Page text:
SAGE Journal Articles
Explore full-text SAGE journal articles that have been carefully selected to support and expand on the concepts presented in the chapter.
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The IFSW has declared that social work is a human rights profession. This historical review explores social work contributions to human rights. The compatibility of principles, accomplishments of individual leaders and professional organizations' actions are examined, with particular focus on the period of adoption of the Universal Declaration of Human Rights.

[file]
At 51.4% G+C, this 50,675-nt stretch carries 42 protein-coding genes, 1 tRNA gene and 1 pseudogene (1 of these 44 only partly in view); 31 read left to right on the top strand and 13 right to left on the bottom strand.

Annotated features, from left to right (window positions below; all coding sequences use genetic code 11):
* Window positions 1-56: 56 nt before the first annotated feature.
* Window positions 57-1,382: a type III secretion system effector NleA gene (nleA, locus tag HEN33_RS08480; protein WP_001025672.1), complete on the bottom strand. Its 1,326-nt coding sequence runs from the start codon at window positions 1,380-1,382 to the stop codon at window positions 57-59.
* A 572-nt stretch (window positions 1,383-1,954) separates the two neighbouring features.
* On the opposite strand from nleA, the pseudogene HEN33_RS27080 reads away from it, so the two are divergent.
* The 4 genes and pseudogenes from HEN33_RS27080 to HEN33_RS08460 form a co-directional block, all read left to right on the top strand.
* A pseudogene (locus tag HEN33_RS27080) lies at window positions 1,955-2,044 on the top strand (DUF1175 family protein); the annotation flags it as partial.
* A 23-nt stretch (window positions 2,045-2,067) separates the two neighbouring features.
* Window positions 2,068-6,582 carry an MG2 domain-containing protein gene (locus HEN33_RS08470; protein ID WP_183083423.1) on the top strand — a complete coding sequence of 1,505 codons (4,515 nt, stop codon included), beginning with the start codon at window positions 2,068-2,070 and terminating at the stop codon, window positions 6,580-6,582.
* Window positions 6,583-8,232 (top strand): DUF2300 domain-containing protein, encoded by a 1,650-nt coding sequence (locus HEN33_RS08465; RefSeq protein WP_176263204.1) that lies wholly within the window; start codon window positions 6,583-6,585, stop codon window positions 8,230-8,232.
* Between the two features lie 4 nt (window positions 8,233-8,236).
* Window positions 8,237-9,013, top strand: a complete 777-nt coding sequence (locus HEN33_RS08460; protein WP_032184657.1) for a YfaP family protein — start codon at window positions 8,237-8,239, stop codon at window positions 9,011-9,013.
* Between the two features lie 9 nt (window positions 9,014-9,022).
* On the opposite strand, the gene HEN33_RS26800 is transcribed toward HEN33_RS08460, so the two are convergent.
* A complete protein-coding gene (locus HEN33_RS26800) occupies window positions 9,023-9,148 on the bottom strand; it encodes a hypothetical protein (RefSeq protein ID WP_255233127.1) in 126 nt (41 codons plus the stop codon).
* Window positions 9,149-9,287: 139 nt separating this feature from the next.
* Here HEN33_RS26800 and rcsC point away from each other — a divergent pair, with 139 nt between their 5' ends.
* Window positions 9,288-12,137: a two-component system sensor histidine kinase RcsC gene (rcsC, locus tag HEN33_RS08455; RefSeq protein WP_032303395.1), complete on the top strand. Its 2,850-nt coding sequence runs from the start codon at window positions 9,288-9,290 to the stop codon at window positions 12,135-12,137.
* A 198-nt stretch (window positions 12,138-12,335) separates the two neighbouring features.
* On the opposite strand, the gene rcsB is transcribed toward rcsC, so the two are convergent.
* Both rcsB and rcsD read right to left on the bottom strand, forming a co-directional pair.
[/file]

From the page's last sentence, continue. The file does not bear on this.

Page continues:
Due to the failure of the mainstream American settlement house movement to assist Blacks moving to cities in the late 19th and early 20th centuries, a parallel movement was developed by Black female activists and reformers. As a historically oppressed group, African Americans used nonconfrontational strategies to fight for racial uplift and equal rights. This article posits that Black settlement houses provided a propitious environment for culturally based empowerment initiatives that contributed to the development of oppositional consciousness in the Black community. The article examines how Black female leaders’ activism was influenced by the extent of social control the settlement houses were subject to. It argues that the culture of resistance developed in Black settlement houses foreshadowed and contributed to subsequent social movements in the African American community.